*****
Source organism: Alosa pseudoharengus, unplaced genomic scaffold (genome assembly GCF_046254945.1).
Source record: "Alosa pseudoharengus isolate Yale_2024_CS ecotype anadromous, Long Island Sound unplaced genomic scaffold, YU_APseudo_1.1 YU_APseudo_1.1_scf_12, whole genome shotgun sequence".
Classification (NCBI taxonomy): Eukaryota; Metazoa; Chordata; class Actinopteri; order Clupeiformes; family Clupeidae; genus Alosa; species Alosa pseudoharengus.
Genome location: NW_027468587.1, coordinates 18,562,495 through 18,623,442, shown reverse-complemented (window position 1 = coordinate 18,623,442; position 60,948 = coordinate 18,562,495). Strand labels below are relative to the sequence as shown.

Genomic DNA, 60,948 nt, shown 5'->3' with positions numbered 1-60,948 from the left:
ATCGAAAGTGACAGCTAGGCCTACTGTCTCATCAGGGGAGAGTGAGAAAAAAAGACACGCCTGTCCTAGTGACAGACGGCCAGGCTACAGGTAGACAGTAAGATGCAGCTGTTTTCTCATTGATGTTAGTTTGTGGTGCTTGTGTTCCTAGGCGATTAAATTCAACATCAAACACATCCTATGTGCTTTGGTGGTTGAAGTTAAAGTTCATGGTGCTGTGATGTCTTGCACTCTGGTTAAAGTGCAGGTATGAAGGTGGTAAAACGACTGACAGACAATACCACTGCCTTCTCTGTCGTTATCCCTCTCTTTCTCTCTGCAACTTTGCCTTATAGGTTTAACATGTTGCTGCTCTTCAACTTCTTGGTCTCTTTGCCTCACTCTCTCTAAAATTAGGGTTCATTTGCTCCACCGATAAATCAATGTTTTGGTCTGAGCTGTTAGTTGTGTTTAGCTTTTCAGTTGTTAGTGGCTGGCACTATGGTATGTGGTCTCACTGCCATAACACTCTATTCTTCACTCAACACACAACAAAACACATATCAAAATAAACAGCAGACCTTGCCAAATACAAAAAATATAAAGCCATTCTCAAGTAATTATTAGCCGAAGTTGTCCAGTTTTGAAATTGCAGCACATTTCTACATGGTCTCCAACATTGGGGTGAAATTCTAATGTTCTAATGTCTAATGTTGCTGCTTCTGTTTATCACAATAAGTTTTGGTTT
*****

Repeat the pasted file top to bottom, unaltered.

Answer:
Source organism: Alosa pseudoharengus, unplaced genomic scaffold (genome assembly GCF_046254945.1).
Source record: "Alosa pseudoharengus isolate Yale_2024_CS ecotype anadromous, Long Island Sound unplaced genomic scaffold, YU_APseudo_1.1 YU_APseudo_1.1_scf_12, whole genome shotgun sequence".
Classification (NCBI taxonomy): Eukaryota; Metazoa; Chordata; class Actinopteri; order Clupeiformes; family Clupeidae; genus Alosa; species Alosa pseudoharengus.
Genome location: NW_027468587.1, coordinates 18,562,495 through 18,623,442, shown reverse-complemented (window position 1 = coordinate 18,623,442; position 60,948 = coordinate 18,562,495). Strand labels below are relative to the sequence as shown.

Genomic DNA, 60,948 nt, shown 5'->3' with positions numbered 1-60,948 from the left:
ATCGAAAGTGACAGCTAGGCCTACTGTCTCATCAGGGGAGAGTGAGAAAAAAAGACACGCCTGTCCTAGTGACAGACGGCCAGGCTACAGGTAGACAGTAAGATGCAGCTGTTTTCTCATTGATGTTAGTTTGTGGTGCTTGTGTTCCTAGGCGATTAAATTCAACATCAAACACATCCTATGTGCTTTGGTGGTTGAAGTTAAAGTTCATGGTGCTGTGATGTCTTGCACTCTGGTTAAAGTGCAGGTATGAAGGTGGTAAAACGACTGACAGACAATACCACTGCCTTCTCTGTCGTTATCCCTCTCTTTCTCTCTGCAACTTTGCCTTATAGGTTTAACATGTTGCTGCTCTTCAACTTCTTGGTCTCTTTGCCTCACTCTCTCTAAAATTAGGGTTCATTTGCTCCACCGATAAATCAATGTTTTGGTCTGAGCTGTTAGTTGTGTTTAGCTTTTCAGTTGTTAGTGGCTGGCACTATGGTATGTGGTCTCACTGCCATAACACTCTATTCTTCACTCAACACACAACAAAACACATATCAAAATAAACAGCAGACCTTGCCAAATACAAAAAATATAAAGCCATTCTCAAGTAATTATTAGCCGAAGTTGTCCAGTTTTGAAATTGCAGCACATTTCTACATGGTCTCCAACATTGGGGTGAAATTCTAATGTTCTAATGTCTAATGTTGCTGCTTCTGTTTATCACAATAAGTTTTGGTTT